The Future Of Nutrition Is Here
Renowned nutritionist Şükran Yıldız elaborates on the vital dietary trends of the near future that will change the way we eat.
Text Şükran Yıldız
Not to be a Debbie downer, but we have to get real: As the global population grows, nutritional scarcity is becoming an alarming topic. According to the Food and Agricultural Organization, the world’s population will reach 9.1 billion by 2050. Meeting the food demand would mean a %70 increase in global food production, and this is where food science and sustainable technologies come to play. Şükran Yıldız uncovers the next-gen nutrition trends for Wonderflaw.
1. Everyday Sustainability With Plant-Based Options
We must and will explore ways to grow food using less agricultural land. When we consume a diet primarily consisting of animal-based products, this habit translates into higher levels of carbon emissions, which doesn’t help the world prepare for nutritional scarcity. When cooking or ordering a meal, we may not really think about the ecological repercussions of a plate, but the truth is the rapid depletion of the natural resources on which humanity depends puts all of us in danger. For the future of our planet and humanity, nutrition models will be based less on the consumption of animal products and more on plant-based alternatives. When planning a plant-based diet, it’s essential to have healthy amounts of fats and proteins such as legumes, seed oils, and nuts. Legumes are excellent sources of protein and carbohydrates, and eating them together with Vitamin-C-enriched leafy greens and lemon is a brilliant idea to get even more benefits. You might wonder if we’re to quit consuming animal products altogether. The answer is no, but it is without a doubt that the commonly accepted balanced diet will have more plant-based options, and animal-product-heavy keto diets will lose their popularity. Nutritionists and dieticians can no longer disregard everyday sustainability when creating personalized programs.
2. Functional Nutrition
As the prevalence of obesity, cancer, and autoimmune diseases are on the rise, so do the diagnoses that follow them. Other conditions that cause the illnesses mentioned above are also rising in number. Remember the unhealthy diets and harmful weight loss pills that promised quick and drastic results? They’ve been long replaced by more conscious alternatives that consider a healthy metabolism and body. As a nutritionist planning disease-specific programs for years, I am the number one fan of this mindful development in the industry. When consulting a client seeking fat loss, I always ask for blood tests, and we uncover dormant diseases such as fibromyalgia, insulin resistance, PCOS, and thyroid. It is vital to create a plan that caters to the specific condition. Functional nutrition is a method that makes models based on disease and diagnosis. I cannot stress it enough: Personalization is imperative.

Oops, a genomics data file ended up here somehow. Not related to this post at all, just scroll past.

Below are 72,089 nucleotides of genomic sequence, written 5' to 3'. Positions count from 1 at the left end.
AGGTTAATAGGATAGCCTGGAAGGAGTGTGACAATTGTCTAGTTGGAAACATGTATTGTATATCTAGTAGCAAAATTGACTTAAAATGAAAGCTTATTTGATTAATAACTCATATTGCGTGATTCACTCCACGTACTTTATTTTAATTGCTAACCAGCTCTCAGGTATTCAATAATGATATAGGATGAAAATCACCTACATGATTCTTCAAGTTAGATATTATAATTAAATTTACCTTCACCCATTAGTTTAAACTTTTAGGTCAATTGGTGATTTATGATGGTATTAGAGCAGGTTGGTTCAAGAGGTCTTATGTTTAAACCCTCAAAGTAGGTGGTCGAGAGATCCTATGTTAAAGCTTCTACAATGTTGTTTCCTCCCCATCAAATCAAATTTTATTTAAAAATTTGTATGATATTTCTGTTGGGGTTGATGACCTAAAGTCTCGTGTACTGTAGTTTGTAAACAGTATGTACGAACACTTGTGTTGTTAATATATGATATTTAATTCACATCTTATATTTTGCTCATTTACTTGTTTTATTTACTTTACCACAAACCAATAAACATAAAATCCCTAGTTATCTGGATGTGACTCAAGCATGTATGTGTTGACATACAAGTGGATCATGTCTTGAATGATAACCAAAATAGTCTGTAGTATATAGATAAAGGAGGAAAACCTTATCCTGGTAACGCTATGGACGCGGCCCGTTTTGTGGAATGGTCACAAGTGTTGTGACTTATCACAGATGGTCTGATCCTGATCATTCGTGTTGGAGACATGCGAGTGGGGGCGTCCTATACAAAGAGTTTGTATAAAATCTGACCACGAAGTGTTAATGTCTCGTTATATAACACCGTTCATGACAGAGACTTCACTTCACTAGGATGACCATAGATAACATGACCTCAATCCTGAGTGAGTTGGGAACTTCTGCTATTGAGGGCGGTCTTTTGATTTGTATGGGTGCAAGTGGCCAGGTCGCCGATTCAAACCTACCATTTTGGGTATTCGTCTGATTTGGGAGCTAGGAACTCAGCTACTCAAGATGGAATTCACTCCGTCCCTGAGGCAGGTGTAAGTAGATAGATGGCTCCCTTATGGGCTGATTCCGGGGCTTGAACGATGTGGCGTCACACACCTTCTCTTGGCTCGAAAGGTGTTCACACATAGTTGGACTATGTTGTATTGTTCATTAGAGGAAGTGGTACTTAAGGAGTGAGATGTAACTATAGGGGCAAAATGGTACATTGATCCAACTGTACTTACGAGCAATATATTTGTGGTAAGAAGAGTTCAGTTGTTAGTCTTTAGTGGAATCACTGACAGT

3. Repurposing Food Waste
Manufacturers are after intelligent ways to reuse food by-products — i.e., oat bars made of oat milk residues. It’s not hard to adopt this approach: We have so many alternatives to a waste-free or minimum-waste kitchen. Why not try making vinegar out of apple peels and seeds? Or herbal tea from cherry stalks? Sprinkling crushed eggshells around your plants to enhance fertility is also a practical tip. There’s also a way to get more from animal products: Leftover bones are easily repurposed to make delicious broths.
4. Alternatives To Coffee
For most of us, it’s hard to get through the day without coffee. I often add it to nutritional plans, as caffeine positively affects insulin resistance and the feeling of satiety. Its antioxidant properties also help to boost energy levels and enhance vitality. But the future for coffee is a different story, as climate change quickly affects supply chains, which is why alternatives to coffee will be more prevalent in the near future. Figs, mushrooms, and dandelions are already consumed as coffee substitutes. This trend is also catching up in Türkiye as more and more people opt for dandelion “coffee” and guarana beans. This approach also works well for those who want to control their daily caffeine intake and switch to beverages high in antioxidants.